Briny Water on Mars
Photo courtesy of the University of Arizona's Lunar and Planetary Laboratory
Web Producer: Martha Serda
TUCSON (KGUN9-TV) - The UA's Lunar and Planetary Laboratory is keeping track of the latest information. HiRISE camera currently orbiting Mars aboard NASA'S Mars Reconnaissance Orbiter.
Dark, finger-like features that appear and extend down some Martian slopes during the warmest months of the Mars year may show activity of salty water on Mars. They fade in winter, then recur the next spring.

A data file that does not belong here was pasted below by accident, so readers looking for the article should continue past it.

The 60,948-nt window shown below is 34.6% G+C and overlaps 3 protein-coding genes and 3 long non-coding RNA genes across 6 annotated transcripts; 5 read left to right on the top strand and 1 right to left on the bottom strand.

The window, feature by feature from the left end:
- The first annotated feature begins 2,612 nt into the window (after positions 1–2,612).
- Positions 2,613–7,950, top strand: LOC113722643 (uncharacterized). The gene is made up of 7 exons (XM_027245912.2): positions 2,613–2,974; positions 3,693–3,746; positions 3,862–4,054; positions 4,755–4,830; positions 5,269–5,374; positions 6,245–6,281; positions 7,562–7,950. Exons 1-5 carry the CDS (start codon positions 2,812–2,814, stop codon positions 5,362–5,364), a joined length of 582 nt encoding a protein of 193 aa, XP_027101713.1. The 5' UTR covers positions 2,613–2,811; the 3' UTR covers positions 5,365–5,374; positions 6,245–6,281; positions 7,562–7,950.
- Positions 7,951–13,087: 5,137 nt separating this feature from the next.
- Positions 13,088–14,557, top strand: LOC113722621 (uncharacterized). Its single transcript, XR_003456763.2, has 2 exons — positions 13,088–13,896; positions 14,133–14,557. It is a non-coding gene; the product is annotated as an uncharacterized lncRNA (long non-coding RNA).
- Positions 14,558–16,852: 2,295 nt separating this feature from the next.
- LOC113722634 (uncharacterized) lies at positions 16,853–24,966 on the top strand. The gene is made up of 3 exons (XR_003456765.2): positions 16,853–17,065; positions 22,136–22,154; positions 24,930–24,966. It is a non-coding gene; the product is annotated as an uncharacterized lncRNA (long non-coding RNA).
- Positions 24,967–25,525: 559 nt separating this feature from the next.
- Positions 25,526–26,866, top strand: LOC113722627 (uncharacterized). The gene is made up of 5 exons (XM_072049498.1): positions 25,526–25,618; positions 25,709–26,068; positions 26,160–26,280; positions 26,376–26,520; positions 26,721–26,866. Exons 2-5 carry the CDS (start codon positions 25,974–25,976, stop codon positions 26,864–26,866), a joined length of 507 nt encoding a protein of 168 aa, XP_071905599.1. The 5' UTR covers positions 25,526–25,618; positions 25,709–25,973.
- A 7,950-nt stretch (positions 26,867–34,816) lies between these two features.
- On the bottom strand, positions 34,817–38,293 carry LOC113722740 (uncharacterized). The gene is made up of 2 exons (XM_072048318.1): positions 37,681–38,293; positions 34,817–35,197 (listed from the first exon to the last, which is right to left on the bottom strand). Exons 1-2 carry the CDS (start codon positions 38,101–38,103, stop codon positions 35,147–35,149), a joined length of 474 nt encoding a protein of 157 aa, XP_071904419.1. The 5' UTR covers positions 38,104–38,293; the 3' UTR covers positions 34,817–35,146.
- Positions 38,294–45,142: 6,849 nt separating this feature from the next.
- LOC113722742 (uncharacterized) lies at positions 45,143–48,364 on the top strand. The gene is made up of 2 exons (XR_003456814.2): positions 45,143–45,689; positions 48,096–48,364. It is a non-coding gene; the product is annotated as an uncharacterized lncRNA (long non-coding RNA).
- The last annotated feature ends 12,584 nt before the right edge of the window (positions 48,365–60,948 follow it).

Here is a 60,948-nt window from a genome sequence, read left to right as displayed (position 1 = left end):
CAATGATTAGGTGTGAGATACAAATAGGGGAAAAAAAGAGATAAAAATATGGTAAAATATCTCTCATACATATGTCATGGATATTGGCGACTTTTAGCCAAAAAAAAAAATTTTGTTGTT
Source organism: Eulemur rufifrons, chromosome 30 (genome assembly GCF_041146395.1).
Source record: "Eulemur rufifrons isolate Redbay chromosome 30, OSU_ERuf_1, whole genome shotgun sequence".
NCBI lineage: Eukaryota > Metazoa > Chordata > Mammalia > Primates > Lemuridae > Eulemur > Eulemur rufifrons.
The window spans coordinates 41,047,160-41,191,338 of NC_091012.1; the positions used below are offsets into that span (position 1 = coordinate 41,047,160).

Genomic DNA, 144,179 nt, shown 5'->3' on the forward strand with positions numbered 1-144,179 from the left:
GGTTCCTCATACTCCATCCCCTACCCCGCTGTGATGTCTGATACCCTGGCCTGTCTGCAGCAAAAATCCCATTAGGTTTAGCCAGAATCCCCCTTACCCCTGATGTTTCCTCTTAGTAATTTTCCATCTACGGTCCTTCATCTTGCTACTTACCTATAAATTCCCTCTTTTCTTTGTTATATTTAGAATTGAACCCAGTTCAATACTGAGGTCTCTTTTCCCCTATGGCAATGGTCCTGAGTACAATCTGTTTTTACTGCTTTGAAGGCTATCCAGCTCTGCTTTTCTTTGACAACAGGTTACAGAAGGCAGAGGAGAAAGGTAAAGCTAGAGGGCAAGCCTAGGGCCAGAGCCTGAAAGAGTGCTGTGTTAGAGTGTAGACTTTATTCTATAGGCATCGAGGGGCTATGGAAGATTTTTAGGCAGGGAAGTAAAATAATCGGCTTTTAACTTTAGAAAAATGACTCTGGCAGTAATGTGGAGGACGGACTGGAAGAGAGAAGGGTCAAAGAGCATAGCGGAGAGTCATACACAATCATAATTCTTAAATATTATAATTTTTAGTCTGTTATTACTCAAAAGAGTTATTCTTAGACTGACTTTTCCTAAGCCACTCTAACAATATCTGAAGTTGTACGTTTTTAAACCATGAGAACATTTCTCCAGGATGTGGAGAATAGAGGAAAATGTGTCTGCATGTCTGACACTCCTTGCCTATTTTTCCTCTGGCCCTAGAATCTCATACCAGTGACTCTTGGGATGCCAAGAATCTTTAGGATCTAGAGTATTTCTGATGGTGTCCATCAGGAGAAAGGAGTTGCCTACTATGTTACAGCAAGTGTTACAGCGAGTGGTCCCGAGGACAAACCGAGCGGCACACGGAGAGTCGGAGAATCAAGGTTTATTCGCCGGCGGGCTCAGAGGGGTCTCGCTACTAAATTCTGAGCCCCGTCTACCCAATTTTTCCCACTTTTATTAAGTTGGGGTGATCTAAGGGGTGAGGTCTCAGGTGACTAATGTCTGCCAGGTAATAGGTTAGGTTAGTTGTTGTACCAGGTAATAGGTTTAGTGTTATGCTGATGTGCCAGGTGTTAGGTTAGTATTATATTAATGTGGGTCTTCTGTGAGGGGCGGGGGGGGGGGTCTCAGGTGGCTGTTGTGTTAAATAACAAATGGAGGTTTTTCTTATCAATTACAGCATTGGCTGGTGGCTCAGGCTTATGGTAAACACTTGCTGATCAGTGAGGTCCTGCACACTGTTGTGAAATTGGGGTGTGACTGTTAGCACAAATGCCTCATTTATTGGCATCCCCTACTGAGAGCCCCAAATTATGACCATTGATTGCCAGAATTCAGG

Some aspects of the observations still puzzle researchers. Aldred McEwen of the UA's Lunar and Planetary Laboratory says, "The best explanation we have for these observations so far is flow of briny water, although this study does not prove that."
McEwen is the lead author of a report about the recurring flows published on August 5 by the journal Science.